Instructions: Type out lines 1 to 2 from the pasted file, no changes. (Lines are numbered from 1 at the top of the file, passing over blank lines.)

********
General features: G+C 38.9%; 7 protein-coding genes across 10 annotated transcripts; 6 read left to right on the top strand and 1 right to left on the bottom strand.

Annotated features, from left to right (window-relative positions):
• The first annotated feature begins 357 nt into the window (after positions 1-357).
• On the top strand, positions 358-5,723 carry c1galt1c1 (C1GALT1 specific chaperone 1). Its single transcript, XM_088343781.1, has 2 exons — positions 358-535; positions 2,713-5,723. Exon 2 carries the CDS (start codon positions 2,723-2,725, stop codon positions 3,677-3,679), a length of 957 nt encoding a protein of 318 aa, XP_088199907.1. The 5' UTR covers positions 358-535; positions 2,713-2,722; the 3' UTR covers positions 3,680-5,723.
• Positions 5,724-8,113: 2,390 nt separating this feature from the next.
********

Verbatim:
General features: G+C 38.9%; 7 protein-coding genes across 10 annotated transcripts; 6 read left to right on the top strand and 1 right to left on the bottom strand.

Annotated features, from left to right (window-relative positions):